"There is nothing to show," said the Cure, seeing Jo's glance round.

"As you see, M'sieu' le Cure."

"Well, it is a mystery which time no doubt will clear up. Meanwhile, let us be thankful to God," said the Cure.

They parted, the Cure going through a side-gate into his own garden, Jo passing out of the churchyard-gate through which Rosalie had gone. He looked down the road towards the village.

"Well!" said a voice in his ear. Paulette Dubois stood before him.

"It was you, then," he said, with a glowering look. "What did you want with it?"

"What do you want with the hood in your coat there?" She threw her head back with a spiteful laugh. "Whose do you think it is?" he said quietly.

"You and the schoolmaster made verses about her once."

"It was Rosalie Evanturel?" he asked, with aggravating composure.

"You have the hood-look at it! You saw her running down the road; I saw her come, watched her, and saw her go. She is a thief--pretty Rosalie-- thief and postmistress! No doubt she takes letters too."

"The ones you wait for, and that never come--eh?" Her face darkened with rage and hatred. "I will tell the world she's a thief," she sneered.

"Who will believe you?"

"You will." She was hard and fierce, and looked him in the eyes squarely. "You'll give evidence quick enough, if I ask you."

"I wouldn't do anything you asked me to-nothing, if it was to save my life."

"I'll prove her a thief without you. She can't deny it."

"If you try it, I'll--" He stopped, husky and shaking.

"You'll kill me, eh? You killed him, and you didn't hang. Oh no, you wouldn't kill me, Jo," she added quickly, in a changed voice. "You've had enough of that kind of thing. If I'd been you, I'd rather have hung --ah, sure!" She suddenly came close to him. "Do you hate me so bad, Jo?" she said anxiously. "It's eight years--do you hate me so bad as then?"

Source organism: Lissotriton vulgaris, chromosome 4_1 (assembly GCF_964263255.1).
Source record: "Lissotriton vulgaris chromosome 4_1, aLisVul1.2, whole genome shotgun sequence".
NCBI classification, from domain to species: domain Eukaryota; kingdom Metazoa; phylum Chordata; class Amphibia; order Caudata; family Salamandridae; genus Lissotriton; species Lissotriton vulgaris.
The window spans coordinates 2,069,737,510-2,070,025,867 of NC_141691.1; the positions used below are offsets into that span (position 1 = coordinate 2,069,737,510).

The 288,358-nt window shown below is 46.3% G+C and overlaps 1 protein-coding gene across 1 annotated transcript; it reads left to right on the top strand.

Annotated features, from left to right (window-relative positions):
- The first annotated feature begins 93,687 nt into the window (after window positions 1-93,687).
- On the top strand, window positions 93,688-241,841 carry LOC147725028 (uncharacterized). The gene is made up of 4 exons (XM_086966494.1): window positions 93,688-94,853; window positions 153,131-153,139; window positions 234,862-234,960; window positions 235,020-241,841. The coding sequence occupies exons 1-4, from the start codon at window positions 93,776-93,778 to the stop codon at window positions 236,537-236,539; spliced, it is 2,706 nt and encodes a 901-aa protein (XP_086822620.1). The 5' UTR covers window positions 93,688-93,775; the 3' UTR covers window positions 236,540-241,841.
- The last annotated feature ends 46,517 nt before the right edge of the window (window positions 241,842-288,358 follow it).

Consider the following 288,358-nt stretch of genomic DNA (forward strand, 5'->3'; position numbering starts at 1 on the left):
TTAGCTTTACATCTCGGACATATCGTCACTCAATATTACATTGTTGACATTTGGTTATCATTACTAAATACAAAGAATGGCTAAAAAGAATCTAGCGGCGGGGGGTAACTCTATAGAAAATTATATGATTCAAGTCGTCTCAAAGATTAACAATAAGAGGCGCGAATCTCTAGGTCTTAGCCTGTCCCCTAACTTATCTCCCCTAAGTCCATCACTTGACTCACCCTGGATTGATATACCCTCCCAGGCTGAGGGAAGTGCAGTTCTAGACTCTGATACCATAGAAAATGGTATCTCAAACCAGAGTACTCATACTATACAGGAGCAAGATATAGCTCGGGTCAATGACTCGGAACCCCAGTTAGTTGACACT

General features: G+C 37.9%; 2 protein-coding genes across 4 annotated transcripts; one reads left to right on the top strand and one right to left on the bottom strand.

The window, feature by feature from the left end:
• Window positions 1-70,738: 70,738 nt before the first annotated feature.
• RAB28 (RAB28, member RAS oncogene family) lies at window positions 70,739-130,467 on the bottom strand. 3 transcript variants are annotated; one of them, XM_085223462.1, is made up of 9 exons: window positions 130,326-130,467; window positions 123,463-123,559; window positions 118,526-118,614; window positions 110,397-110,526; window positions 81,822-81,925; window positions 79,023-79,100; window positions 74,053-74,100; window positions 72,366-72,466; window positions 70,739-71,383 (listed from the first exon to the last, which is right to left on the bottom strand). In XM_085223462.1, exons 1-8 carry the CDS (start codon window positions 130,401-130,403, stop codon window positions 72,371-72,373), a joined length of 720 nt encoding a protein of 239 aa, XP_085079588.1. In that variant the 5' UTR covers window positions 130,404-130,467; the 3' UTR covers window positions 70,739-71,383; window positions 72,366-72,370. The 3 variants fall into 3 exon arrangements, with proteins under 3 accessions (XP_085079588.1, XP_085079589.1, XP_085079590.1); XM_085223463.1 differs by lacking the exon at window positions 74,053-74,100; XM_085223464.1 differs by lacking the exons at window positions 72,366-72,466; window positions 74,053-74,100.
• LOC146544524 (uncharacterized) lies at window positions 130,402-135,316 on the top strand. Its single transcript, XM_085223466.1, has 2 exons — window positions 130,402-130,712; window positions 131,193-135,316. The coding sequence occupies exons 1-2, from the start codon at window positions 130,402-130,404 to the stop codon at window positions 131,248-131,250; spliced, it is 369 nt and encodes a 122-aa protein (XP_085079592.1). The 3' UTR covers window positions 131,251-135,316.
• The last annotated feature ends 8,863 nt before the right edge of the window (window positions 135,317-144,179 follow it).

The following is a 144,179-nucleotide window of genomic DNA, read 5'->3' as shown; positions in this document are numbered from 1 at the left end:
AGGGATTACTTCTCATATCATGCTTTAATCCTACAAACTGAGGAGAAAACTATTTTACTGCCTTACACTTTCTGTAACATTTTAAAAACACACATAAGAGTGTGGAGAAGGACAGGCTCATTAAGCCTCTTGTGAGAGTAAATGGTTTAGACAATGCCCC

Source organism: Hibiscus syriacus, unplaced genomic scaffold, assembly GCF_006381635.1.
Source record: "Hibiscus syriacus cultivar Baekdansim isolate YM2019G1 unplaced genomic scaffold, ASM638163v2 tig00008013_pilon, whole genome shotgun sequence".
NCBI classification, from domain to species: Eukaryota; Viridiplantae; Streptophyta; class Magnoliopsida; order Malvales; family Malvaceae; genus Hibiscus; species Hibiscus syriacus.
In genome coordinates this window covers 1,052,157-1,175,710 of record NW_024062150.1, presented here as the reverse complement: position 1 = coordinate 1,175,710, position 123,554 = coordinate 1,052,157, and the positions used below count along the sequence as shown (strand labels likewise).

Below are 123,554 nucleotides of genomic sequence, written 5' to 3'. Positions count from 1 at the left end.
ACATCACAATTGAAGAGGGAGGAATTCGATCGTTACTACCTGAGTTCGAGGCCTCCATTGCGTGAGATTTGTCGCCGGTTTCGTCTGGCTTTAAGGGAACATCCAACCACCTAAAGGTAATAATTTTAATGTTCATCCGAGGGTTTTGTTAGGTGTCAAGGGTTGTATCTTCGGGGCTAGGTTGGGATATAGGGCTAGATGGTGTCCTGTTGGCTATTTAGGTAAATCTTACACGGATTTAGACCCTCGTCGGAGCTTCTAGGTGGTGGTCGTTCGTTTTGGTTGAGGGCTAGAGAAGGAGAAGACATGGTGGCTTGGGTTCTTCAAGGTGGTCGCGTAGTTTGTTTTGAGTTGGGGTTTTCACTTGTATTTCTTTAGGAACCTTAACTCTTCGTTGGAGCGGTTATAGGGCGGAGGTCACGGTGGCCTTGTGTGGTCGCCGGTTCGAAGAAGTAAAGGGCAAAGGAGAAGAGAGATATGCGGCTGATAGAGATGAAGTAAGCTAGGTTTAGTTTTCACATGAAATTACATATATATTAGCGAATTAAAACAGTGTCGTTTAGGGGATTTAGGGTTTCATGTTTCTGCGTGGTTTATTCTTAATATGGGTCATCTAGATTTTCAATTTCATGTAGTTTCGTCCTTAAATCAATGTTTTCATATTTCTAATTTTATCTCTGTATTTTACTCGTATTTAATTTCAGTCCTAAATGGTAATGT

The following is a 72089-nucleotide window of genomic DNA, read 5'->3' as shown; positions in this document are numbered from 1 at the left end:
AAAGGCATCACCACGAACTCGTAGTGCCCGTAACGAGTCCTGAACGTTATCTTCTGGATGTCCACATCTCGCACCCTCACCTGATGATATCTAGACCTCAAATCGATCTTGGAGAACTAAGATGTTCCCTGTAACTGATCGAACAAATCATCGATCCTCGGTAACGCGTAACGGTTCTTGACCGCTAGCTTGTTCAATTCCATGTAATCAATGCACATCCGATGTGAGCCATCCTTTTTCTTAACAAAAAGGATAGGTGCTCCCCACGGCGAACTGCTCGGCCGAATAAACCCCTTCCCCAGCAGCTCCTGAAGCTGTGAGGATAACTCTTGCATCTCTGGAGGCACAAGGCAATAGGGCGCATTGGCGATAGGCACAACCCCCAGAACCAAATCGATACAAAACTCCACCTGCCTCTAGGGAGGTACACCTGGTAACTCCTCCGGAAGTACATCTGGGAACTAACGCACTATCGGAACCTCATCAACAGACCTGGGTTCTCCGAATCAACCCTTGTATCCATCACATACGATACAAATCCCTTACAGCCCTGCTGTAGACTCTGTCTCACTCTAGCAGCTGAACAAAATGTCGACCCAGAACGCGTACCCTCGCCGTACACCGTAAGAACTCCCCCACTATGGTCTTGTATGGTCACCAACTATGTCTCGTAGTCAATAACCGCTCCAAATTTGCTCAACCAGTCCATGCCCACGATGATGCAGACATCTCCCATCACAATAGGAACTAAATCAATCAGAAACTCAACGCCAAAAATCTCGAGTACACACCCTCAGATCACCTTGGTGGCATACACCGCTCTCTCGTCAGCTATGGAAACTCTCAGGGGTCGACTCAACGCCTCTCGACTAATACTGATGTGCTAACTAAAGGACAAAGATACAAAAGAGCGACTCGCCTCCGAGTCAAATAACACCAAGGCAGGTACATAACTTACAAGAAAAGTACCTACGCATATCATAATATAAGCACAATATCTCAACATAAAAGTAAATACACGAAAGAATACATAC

"You keep your tongue off Rosalie Evanturel," he said, and turned on his heel.

She caught his arm. "We're both bad, Jo. Can't we be friends?" she said eagerly, her voice shaking.

He did not reply.

"Don't drive a woman too hard," she said between her teeth.

"Threats! Pah!" he rejoined. "What do you think I'm made of?"

"I'll find that out," she said, and, turning on her heel, ran down the road towards the Manor House. "What had Rosalie to do with the cross?" Jo said to himself. "This is her hood." He took it out and looked at it. "It's her hood--but what did she want with the cross?"

He hurried on, and as he neared the post-office he saw the figure of a woman in the road. At first he thought it might be Rosalie, but as he came nearer he saw it was not. The woman was muttering and crying. She wandered to and fro bewilderedly. He came up, caught her by the arm, and looked into her face.

It was old Margot Patry.

CHAPTER XXIII

THE WOMAN WHO DID NOT TELL

"Oh, M'sieu', I am afraid."

"Afraid of what, Margot?"

"Of the last moment, M'sieu' le Cure."

"There will be no last moment to your mind--you will not know it when it comes, Margot."

The woman trembled. "I am not sorry to die. But I am afraid; it is so lonely, M'sieu' le Cure."

"God is with us, Margot."

"When we are born we do not know. It is on the shoulders of others. When we die we know, and we have to answer."

"Is the answering so hard, Margot?"

The woman shook her head feebly and sadly, but did not speak.

"You have been a good mother, Margot." She made no sign.

"You have been a good neighbour; you have done unto others as you would be done by."

She scarcely seemed to hear.

"You have been a good servant--doing your duty in season and out of season; honest and just and faithful."

The woman's fingers twitched on the coverlet, and she moved her head restlessly.

The Curb almost smiled, for it seemed as if Margot were finding herself wanting. Yet none in Chaudiere but knew that she had lived a blameless life--faithful, friendly, a loving and devoted mother, whose health had been broken by sleepless attendance at sick-beds by night, while doing her daily work at the house of the late Louis Trudel.


The Right of Way, Volume 3. - 4/12